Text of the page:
# Is it natural to hold that Ur-elements, small & big sets and proper classes exists? [closed]

The topic of this post was shifted to

https://philosophy.stackexchange.com/questions/49504/is-it-natural-to-hold-that-big-sets-and-proper-classes-exist

Since it was deemed to be a philosophical question about sets.

In nutshell the question asked was the following:

If we hold that some platonic realm exists in which only sets exist, then is it natural to hold that big sets (like the set of all sets, Frege's cardinals and Frege's ordinals, etc..) would exist in that realm? And if NOT then why? That's to say if one holds that only extensional well-founded sets can exist in that platonic set realm, then what is the intuitive justification for such a restriction?

• There are a variety of conditions we might impose in order for something to qualify as an "object". The broadest is simply our being able to talk about it consistently; having a procedure that distinguishes it from other objects is a stronger requirement. I see these questions as largely definitional. – Nik Weaver Mar 3 '18 at 16:31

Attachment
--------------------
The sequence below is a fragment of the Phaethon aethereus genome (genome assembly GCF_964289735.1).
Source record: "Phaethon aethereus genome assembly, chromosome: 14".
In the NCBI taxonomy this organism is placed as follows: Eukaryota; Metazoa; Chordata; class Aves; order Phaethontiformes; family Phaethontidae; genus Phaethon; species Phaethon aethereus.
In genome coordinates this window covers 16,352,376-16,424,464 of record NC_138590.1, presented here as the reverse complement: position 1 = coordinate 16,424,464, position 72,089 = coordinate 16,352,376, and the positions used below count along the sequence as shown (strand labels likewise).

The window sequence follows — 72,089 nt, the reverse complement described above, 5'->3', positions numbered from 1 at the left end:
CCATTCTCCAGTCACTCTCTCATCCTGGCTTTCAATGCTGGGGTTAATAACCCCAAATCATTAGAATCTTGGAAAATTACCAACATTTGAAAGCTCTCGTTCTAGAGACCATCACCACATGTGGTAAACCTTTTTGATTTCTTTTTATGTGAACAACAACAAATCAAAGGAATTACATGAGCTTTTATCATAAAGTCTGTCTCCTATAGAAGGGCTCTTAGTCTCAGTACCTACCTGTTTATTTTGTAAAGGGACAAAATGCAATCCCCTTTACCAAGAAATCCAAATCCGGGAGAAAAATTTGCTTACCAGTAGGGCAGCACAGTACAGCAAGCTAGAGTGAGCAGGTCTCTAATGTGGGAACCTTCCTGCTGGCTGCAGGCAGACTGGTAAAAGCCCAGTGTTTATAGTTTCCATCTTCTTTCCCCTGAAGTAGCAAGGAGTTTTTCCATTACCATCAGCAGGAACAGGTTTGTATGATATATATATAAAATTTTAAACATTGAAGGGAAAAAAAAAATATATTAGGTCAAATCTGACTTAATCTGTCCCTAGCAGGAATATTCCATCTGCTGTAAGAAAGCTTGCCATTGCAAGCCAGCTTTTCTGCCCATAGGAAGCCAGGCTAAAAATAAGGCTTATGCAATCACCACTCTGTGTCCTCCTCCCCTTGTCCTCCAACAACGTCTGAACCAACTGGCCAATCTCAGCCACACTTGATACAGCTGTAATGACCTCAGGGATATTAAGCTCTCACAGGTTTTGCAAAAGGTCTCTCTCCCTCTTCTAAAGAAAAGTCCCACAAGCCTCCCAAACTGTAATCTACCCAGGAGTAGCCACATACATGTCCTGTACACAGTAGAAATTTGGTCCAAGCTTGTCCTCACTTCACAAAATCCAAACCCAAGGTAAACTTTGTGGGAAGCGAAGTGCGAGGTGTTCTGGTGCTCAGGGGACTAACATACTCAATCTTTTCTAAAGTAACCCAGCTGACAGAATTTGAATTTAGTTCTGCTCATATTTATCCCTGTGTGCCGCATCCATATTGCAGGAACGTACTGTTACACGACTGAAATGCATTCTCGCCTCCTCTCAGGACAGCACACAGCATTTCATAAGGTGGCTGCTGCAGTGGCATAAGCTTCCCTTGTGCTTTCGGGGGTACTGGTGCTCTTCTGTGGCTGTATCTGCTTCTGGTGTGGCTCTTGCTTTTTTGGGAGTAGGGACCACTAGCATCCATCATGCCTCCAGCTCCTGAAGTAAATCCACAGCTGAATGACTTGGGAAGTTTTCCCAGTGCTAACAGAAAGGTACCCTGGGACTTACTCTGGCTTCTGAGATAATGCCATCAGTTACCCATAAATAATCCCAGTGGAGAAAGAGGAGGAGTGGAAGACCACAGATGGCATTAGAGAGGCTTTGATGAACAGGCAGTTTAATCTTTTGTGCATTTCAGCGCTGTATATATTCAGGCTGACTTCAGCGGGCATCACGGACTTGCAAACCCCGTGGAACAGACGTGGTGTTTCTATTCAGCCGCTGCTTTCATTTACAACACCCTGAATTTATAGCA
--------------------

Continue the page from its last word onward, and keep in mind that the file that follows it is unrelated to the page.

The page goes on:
• I didn't downvote, but maybe people would consider this question more appropriate for the FOM discussion list (although the quality of discourse there tends to be rather low). – Nik Weaver Mar 3 '18 at 16:40
• @Nik Weaver but we can talk about big sets consistently, this is done in NFU. – Zuhair Al-Johar Mar 3 '18 at 17:26
• Personally I don't think ZF is true of the world of all sets. – Nik Weaver Mar 3 '18 at 18:57
• This is a philosophical, not a mathematical question. – Qfwfq Mar 3 '18 at 22:15

By the way, "perhaps not perfectly" above was intended to cover my doubts whether, for example, the standard set-theoretic view of the real line as a collection of points really matches the intuition of continuity underlying $\mathbb R$. It matches well enough, in the sense that we can do analysis using the set-theory version of $\mathbb R$, but I'm not sure that it really matches the full intuition.